CNN did not challenge GOP guest who said Clinton camp "possibly" behind Obama-madrassa smear
During a discussion on the February 10 edition of CNN Newsroom about Sen. Barack Obama's (D-IL) announcement that he is running for the Democratic presidential nomination, Republican strategist Amy Holmes repeated the baseless smear that Sen. Hillary Rodham Clinton (D-NY) may have been behind the discredited claim in a story posted on InsightMag.com that Obama attended a madrassa in his youth. After host Fredricka Whitfield asked Holmes and Democratic strategist Jenny Backus about the "possibility that we're going to see a fight between" Clinton and Obama, Holmes answered that "the phony madrassa story seemed to have possibly originated in the Hillary campaign." Backus said, "I think that was knocked down." Holmes then said: "I think that Jenny's being a little overly optimistic. Politics ain't beanbag, and Hillary's not going to let Obama roll over her." Whitfield ended the segment, saying, "Amy Holmes, you get the last word."
Holmes' claim that Clinton may have been responsible for the false madrassa report echoed an accusation by Fox News political analyst Dick Morris, who admitted that he did not have -- in the words of Fox News co-host Alan Colmes -- "any evidence that the Clintons were behind the smear." Morris nevertheless claimed that "obviously they were." As ABC News' Jake Tapper reported, the accusation that Clinton is responsible for the smear "remains unproven and unsubstantiated."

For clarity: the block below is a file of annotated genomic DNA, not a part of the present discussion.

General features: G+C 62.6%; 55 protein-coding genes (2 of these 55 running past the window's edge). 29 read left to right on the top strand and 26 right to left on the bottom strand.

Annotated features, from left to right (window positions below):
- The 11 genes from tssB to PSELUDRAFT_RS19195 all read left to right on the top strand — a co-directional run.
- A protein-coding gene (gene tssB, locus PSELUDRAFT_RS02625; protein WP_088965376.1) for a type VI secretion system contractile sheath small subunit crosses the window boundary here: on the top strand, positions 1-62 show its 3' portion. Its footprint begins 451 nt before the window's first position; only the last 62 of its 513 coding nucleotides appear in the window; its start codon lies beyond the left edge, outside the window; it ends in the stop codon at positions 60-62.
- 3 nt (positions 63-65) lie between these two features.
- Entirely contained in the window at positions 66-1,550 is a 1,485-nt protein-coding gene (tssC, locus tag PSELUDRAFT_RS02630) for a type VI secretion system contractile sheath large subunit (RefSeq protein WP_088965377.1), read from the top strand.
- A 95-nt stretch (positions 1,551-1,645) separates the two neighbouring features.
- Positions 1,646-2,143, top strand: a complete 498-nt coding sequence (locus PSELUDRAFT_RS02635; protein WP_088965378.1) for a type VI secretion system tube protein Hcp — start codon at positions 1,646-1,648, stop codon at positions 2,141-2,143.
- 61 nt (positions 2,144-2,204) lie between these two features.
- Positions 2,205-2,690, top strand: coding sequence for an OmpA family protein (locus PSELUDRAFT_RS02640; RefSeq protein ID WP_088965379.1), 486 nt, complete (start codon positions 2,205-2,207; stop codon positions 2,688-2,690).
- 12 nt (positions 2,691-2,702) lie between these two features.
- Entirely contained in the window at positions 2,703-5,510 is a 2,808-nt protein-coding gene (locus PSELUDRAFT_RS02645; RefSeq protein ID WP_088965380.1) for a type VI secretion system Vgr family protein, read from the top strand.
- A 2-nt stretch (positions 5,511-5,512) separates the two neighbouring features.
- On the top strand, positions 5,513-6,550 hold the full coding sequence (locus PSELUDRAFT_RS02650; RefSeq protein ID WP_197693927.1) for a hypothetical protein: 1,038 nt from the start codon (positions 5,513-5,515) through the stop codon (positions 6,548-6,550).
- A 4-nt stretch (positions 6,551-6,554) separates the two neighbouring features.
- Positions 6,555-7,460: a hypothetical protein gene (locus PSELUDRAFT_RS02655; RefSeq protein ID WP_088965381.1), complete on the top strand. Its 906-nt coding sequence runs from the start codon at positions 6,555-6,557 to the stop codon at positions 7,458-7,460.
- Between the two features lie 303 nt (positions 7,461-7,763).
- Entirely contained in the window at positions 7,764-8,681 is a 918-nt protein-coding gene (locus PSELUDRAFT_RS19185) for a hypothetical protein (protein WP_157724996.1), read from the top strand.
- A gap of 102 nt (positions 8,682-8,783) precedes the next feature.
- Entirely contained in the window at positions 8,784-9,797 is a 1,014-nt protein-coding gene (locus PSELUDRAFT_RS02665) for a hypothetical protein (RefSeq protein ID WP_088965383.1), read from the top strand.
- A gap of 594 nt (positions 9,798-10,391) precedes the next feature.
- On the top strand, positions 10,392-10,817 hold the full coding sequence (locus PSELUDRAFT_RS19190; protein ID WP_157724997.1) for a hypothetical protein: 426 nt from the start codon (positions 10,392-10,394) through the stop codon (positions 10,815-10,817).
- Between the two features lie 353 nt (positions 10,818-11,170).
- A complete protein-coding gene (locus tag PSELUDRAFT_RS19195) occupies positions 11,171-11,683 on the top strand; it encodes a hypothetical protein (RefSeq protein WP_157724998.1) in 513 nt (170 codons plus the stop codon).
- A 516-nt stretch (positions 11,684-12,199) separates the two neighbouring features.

From the noon ET hour of the February 10 edition of CNN Newsroom:
HOLMES: And he -- and, you know, Fredricka, he has a -- he has a tremendous presentation. It's an exciting presentation, but he's also going to be running into the Hillary machine that's -- as of today -- is going to start knocking him down.
WHITFIELD: Well, that's interesting you brought --
BACKUS: I think it's --
WHITFIELD -- that's interesting you bring that up because they -- we've seen their senatorial relationship. We've seen pictures of Miss Clinton and Mr. Obama together looking like they're, you know, working on the same page.
But now when you're talking about being competitors and they've been very cordial toward one another, is there a likelihood or a possibility that we're going to see a fight between the two, fighting for the spotlight?
BACKUS: I don't think so, actually. I think -- and that was sort of what was interesting and where I respectfully disagree a little bit with what Amy said earlier.
I think in primaries on the Democratic side, we traditionally have had people fighting with each other. We haven't seen the language of "let's work together," or -- not even just "let's work together," but politics is more important than Republicans and Democrats. It's all about voters.
I think that is going to be an important subtheme, like you were saying Fredricka, inside the Democratic Party.
And it sort of a little bit started with Howard Dean in 2004, his rhetoric about "this is your campaign." I think with the Internet, and you saw how Obama -- he teased the speech that he gave today to his million-person email list last night, saying, "Come to my website, use my website to build a campaign. This is your campaign and my campaign."
I think it's going to be harder for other candidates to sort of attack Barack because, in a sense, they're attacking all the people that support him.
And I don't think you're going to see Clinton and [John] Edwards and Barack and [Tom] Vilsack attack each other.
HOLMES: I have to point out that the phony madrassa story seemed to have possibly originated in the Hillary campaign. I think that Jenny's --
BACKUS: I think that was knocked down.
HOLMES: I think that Jenny's being a little overly optimistic. Politics ain't beanbag, and Hillary's not going to let Obama roll over her.
WHITFIELD: All right, Amy Holmes, you get the last word. Jenny Backus, thank you, as well.
BACKUS: Thanks, Fredricka.
HOLMES: Thank you.
WHITFIELD: Good to see both of you and I know we'll be talking a lot more over the next couple of years. Thanks again.